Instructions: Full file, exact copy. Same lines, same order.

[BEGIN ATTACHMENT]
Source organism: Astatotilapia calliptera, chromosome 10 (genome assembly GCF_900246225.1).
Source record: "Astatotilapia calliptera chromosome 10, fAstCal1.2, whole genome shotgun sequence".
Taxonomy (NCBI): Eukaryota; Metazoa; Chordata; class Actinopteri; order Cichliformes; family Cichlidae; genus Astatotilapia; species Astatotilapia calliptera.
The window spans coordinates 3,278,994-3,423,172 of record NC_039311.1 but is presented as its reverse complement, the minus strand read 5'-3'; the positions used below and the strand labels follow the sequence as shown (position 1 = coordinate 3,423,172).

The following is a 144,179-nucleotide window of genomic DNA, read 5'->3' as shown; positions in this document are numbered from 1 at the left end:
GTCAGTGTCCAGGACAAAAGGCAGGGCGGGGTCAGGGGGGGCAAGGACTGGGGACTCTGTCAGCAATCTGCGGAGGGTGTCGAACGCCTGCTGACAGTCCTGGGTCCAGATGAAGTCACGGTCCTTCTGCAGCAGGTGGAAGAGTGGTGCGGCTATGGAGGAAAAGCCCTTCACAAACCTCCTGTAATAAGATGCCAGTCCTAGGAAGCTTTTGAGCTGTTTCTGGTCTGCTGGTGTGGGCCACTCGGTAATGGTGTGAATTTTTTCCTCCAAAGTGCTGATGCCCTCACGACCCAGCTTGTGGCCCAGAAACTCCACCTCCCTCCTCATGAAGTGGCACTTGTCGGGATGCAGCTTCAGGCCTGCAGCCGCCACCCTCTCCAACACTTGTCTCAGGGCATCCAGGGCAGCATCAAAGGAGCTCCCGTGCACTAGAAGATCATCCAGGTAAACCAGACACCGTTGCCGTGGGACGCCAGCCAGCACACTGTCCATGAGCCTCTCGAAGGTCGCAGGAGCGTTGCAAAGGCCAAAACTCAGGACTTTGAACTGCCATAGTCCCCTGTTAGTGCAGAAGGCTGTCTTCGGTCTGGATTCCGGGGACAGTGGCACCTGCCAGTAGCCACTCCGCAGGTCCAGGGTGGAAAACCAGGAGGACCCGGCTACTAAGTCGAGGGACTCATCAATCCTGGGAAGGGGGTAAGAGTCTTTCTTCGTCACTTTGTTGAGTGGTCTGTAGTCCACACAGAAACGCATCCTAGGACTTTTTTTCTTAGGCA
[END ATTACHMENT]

Source organism: Astatotilapia calliptera, chromosome 10 (genome assembly GCF_900246225.1).
Source record: "Astatotilapia calliptera chromosome 10, fAstCal1.2, whole genome shotgun sequence".
Taxonomy (NCBI): Eukaryota; Metazoa; Chordata; class Actinopteri; order Cichliformes; family Cichlidae; genus Astatotilapia; species Astatotilapia calliptera.
The window spans coordinates 3,278,994-3,423,172 of record NC_039311.1 but is presented as its reverse complement, the minus strand read 5'-3'; the positions used below and the strand labels follow the sequence as shown (position 1 = coordinate 3,423,172).

The following is a 144,179-nucleotide window of genomic DNA, read 5'->3' as shown; positions in this document are numbered from 1 at the left end:
GTCAGTGTCCAGGACAAAAGGCAGGGCGGGGTCAGGGGGGGCAAGGACTGGGGACTCTGTCAGCAATCTGCGGAGGGTGTCGAACGCCTGCTGACAGTCCTGGGTCCAGATGAAGTCACGGTCCTTCTGCAGCAGGTGGAAGAGTGGTGCGGCTATGGAGGAAAAGCCCTTCACAAACCTCCTGTAATAAGATGCCAGTCCTAGGAAGCTTTTGAGCTGTTTCTGGTCTGCTGGTGTGGGCCACTCGGTAATGGTGTGAATTTTTTCCTCCAAAGTGCTGATGCCCTCACGACCCAGCTTGTGGCCCAGAAACTCCACCTCCCTCCTCATGAAGTGGCACTTGTCGGGATGCAGCTTCAGGCCTGCAGCCGCCACCCTCTCCAACACTTGTCTCAGGGCATCCAGGGCAGCATCAAAGGAGCTCCCGTGCACTAGAAGATCATCCAGGTAAACCAGACACCGTTGCCGTGGGACGCCAGCCAGCACACTGTCCATGAGCCTCTCGAAGGTCGCAGGAGCGTTGCAAAGGCCAAAACTCAGGACTTTGAACTGCCATAGTCCCCTGTTAGTGCAGAAGGCTGTCTTCGGTCTGGATTCCGGGGACAGTGGCACCTGCCAGTAGCCACTCCGCAGGTCCAGGGTGGAAAACCAGGAGGACCCGGCTACTAAGTCGAGGGACTCATCAATCCTGGGAAGGGGGTAAGAGTCTTTCTTCGTCACTTTGTTGAGTGGTCTGTAGTCCACACAGAAACGCATCCTAGGACTTTTTTTCTTAGGCA